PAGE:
The ‘second thoughts’ that Egyptians lack
The dilemma of the Egyptian thought process does not only lie in the rigid inflexibility of respective individual opinions, but more in the tendency to articulate opinions that have no valid substance. The ability to express opinions loudly and assertively (rather than knowledgably) determines whether Egyptian citizens’ thoughts are heard. When people are that committed to their outlooks, it is very difficult to prompt them to have “second thoughts.”
Egyptians believe that entertaining second thoughts on any given issue is equal to undermining their social status; revising their outlooks would therefore be shameful behavior. We tend to first insist on the veracity of our initial, spontaneous points of view and then search for justifications of these opinions (even if they are already invalidated). Ideas, which should be considered independent thoughts that mature through others’ inputs, have become the victims of Egyptians and are often used inappropriately or immaturely.
Observing Egyptian ministers regularly reporting only their achievements makes me wonder if they are aware of their failures
Human beings’ lives are made up of achievements and failures. People naturally tend to exaggerate their successes and play down their failures. However, understating or ignoring our faults prevents us from noticing and overcoming them. “Let me sleep on it” is a universal expression that serves to give people more time to consider a given issue thoroughly. The belief that ideas constitute an essential part of our personalities prompts us to defend them to the death. This cultural drawback results in our inability to have second thoughts.
Senior representatives of the Egyptian government all tend to repeat the same socioeconomic phrases. This is not because their views are in complete harmony; it is due to the common criteria, stemming from its own singular thinking, that the state applies to the selection and promotion of its senior officials. Most government officials don’t dare to exert any effort to produce new ideas that might be seen to challenge the state’s perspective.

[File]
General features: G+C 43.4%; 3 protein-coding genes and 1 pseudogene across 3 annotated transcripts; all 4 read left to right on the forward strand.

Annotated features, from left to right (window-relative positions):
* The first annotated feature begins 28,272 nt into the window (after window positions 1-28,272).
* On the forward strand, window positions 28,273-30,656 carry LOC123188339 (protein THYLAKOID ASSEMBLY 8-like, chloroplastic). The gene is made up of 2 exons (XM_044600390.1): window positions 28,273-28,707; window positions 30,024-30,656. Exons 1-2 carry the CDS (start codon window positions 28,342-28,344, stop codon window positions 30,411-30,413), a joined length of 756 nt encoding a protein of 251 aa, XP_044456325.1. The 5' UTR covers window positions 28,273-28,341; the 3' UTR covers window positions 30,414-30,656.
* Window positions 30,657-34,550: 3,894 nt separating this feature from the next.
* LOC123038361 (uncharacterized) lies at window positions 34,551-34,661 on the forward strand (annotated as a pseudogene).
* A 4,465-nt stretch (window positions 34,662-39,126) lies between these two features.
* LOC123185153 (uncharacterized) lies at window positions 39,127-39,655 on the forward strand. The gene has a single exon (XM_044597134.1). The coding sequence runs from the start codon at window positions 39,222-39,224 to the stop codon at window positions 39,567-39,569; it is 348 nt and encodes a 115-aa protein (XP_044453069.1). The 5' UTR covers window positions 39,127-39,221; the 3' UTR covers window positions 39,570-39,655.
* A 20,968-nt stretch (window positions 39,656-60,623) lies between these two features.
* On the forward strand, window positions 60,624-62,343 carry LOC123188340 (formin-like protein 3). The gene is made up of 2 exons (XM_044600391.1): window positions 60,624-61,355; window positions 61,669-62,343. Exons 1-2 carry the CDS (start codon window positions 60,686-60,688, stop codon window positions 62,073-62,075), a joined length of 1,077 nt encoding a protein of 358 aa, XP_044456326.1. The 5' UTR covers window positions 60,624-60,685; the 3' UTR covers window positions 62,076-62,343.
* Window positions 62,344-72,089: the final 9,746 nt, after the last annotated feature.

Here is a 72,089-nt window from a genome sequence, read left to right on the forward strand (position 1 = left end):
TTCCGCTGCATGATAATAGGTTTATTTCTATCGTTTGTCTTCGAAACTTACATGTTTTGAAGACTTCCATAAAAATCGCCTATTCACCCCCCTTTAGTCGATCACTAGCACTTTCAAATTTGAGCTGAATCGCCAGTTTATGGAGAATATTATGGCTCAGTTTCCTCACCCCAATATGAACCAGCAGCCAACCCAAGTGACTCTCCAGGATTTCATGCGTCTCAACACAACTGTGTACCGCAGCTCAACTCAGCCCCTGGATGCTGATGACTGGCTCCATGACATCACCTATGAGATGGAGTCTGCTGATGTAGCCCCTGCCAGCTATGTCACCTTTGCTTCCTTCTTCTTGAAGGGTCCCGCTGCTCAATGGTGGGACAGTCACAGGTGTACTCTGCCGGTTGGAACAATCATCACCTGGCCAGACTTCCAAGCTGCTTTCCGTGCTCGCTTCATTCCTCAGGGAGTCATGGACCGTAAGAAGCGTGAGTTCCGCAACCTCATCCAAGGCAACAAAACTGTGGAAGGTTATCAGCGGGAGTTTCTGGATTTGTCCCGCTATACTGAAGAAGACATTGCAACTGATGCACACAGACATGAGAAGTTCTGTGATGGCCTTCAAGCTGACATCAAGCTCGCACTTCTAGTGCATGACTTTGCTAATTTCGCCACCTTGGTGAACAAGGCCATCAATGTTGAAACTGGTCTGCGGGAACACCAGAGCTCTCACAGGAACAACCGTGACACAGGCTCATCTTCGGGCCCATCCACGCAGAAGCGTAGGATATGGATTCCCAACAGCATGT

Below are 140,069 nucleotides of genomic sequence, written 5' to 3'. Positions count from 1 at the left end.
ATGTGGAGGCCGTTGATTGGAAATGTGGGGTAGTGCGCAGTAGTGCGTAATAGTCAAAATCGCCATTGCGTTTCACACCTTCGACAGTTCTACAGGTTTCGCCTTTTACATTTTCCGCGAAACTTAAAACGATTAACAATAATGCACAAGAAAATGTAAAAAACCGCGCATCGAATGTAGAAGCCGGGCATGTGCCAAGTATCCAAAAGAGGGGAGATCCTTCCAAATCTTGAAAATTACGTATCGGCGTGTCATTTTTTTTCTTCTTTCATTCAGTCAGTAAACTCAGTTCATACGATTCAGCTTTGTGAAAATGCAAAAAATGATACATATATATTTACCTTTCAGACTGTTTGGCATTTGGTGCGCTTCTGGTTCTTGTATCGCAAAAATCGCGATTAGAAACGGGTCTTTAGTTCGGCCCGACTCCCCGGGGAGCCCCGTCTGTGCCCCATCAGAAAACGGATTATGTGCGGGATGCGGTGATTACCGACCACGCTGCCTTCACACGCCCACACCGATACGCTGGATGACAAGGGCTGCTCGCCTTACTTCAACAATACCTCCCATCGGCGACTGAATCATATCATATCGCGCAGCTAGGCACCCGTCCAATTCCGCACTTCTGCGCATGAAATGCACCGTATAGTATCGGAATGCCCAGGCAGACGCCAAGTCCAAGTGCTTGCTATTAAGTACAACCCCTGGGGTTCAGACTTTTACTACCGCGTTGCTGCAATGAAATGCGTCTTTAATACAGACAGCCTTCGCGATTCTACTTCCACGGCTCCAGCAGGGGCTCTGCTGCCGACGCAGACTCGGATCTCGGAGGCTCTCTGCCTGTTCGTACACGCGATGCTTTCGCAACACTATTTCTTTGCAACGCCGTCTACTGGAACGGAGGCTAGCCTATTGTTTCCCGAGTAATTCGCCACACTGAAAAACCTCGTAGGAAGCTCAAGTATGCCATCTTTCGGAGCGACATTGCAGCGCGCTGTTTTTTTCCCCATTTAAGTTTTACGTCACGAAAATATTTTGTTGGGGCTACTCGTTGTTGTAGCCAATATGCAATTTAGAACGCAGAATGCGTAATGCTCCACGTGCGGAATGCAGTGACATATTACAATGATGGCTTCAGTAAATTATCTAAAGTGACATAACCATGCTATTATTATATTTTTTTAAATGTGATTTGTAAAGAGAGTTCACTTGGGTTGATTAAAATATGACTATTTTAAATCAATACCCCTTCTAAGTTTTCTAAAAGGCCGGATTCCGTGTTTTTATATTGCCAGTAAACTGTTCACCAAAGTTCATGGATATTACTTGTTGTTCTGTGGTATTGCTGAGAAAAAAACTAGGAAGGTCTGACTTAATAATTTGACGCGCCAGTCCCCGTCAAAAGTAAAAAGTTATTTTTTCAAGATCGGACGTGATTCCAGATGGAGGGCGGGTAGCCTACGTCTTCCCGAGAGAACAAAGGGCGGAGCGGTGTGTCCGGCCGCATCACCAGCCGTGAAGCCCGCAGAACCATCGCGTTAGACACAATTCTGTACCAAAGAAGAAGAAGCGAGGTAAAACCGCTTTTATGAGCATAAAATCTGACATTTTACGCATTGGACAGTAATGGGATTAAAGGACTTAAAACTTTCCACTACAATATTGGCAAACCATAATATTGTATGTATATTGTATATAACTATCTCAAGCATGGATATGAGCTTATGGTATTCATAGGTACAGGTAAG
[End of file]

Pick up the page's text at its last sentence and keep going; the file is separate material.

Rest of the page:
Observing Egyptian ministers regularly reporting only their achievements makes me wonder if they are aware of their failures. I used to attend numerous political party meetings, at the end of which individual impressions concerning the results were often very different. Not knowing what we have agreed upon certainly reflects a lack of basic communication skills and a clear defectiveness in teamwork. Meanwhile, not allowing second thoughts into our thinking process prevents us from realizing our drawbacks.
Apparently, establishing a dialogue among Egyptians is a “fearful task.” We believe that, by prolonging our rhetoric, we are being more persuasive — unaware that our insensibly long speeches could lead to losing our audience’s attention completely. Over-expressing ourselves reduces our comprehension of other citizens’ perspectives; thus, we continue to operate with our initial thoughts, even if they are redundant.
In Egypt, we live in small, isolated circles, wherein a few individuals who share the same thoughts tend to exchange their common opinions with the aim of endorsing one another. Brainstorming sessions among diversified groups often conclude in strong waves of disagreement driven by willful personalities, while our minds are completely absent. As a result, people leave group meetings with ideas that are more rigid than the opinions they initially held.
Questioning the effectiveness of our initial thoughts will better help us to tap into the value of second thoughts. Acknowledging that we have a deficiency in our pattern of thinking, wherein we refuse to rely on one another to build up ideas, is the first move toward producing second thoughts. Egyptians need to learn to exchange thoughts with one another until they formulate a mature, practical idea. God has created zillions of different minds – but not a single perfect one.
- Mohammed Nosseir, a liberal politician from Egypt, is a strong advocate of political participation and economic freedom. Twitter: @MohammedNosseir